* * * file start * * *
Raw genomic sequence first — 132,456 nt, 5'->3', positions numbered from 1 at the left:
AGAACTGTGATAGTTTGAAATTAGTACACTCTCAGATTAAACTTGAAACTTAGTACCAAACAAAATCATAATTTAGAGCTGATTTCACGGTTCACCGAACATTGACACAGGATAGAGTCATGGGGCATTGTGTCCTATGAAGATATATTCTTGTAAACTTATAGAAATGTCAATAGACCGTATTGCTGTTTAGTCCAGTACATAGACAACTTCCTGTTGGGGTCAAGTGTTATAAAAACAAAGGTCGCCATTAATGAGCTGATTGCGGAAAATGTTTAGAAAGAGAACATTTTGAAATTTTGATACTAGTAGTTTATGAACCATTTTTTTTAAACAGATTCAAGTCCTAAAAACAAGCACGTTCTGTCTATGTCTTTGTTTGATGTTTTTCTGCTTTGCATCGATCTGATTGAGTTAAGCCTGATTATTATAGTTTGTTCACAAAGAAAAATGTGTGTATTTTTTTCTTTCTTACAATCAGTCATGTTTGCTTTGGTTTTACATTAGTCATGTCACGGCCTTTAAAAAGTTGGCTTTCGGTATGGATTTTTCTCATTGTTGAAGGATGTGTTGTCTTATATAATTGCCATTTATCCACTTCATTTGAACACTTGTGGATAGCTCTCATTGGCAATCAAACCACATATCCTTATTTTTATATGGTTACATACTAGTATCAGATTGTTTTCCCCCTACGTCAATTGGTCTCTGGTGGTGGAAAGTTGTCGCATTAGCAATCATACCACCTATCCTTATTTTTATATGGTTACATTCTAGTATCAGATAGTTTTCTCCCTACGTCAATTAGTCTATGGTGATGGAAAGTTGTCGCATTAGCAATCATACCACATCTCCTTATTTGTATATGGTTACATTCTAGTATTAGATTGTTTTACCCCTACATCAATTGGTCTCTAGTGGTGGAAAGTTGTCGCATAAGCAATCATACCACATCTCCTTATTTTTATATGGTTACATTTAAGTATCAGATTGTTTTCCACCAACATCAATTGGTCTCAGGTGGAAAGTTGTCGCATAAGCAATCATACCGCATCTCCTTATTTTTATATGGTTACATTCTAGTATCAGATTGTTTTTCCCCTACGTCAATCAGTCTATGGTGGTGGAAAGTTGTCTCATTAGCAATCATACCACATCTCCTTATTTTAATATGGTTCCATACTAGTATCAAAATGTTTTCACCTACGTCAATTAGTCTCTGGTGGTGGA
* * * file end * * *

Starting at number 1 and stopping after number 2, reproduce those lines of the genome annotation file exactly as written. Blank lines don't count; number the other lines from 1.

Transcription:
Raw genomic sequence first — 132,456 nt, 5'->3', positions numbered from 1 at the left:
AGAACTGTGATAGTTTGAAATTAGTACACTCTCAGATTAAACTTGAAACTTAGTACCAAACAAAATCATAATTTAGAGCTGATTTCACGGTTCACCGAACATTGACACAGGATAGAGTCATGGGGCATTGTGTCCTATGAAGATATATTCTTGTAAACTTATAGAAATGTCAATAGACCGTATTGCTGTTTAGTCCAGTACATAGACAACTTCCTGTTGGGGTCAAGTGTTATAAAAACAAAGGTCGCCATTAATGAGCTGATTGCGGAAAATGTTTAGAAAGAGAACATTTTGAAATTTTGATACTAGTAGTTTATGAACCATTTTTTTTAAACAGATTCAAGTCCTAAAAACAAGCACGTTCTGTCTATGTCTTTGTTTGATGTTTTTCTGCTTTGCATCGATCTGATTGAGTTAAGCCTGATTATTATAGTTTGTTCACAAAGAAAAATGTGTGTATTTTTTTCTTTCTTACAATCAGTCATGTTTGCTTTGGTTTTACATTAGTCATGTCACGGCCTTTAAAAAGTTGGCTTTCGGTATGGATTTTTCTCATTGTTGAAGGATGTGTTGTCTTATATAATTGCCATTTATCCACTTCATTTGAACACTTGTGGATAGCTCTCATTGGCAATCAAACCACATATCCTTATTTTTATATGGTTACATACTAGTATCAGATTGTTTTCCCCCTACGTCAATTGGTCTCTGGTGGTGGAAAGTTGTCGCATTAGCAATCATACCACCTATCCTTATTTTTATATGGTTACATTCTAGTATCAGATAGTTTTCTCCCTACGTCAATTAGTCTATGGTGATGGAAAGTTGTCGCATTAGCAATCATACCACATCTCCTTATTTGTATATGGTTACATTCTAGTATTAGATTGTTTTACCCCTACATCAATTGGTCTCTAGTGGTGGAAAGTTGTCGCATAAGCAATCATACCACATCTCCTTATTTTTATATGGTTACATTTAAGTATCAGATTGTTTTCCACCAACATCAATTGGTCTCAGGTGGAAAGTTGTCGCATAAGCAATCATACCGCATCTCCTTATTTTTATATGGTTACATTCTAGTATCAGATTGTTTTTCCCCTACGTCAATCAGTCTATGGTGGTGGAAAGTTGTCTCATTAGCAATCATACCACATCTCCTTATTTTAATATGGTTCCATACTAGTATCAAAATGTTTTCACCTACGTCAATTAGTCTCTGGTGGTGGA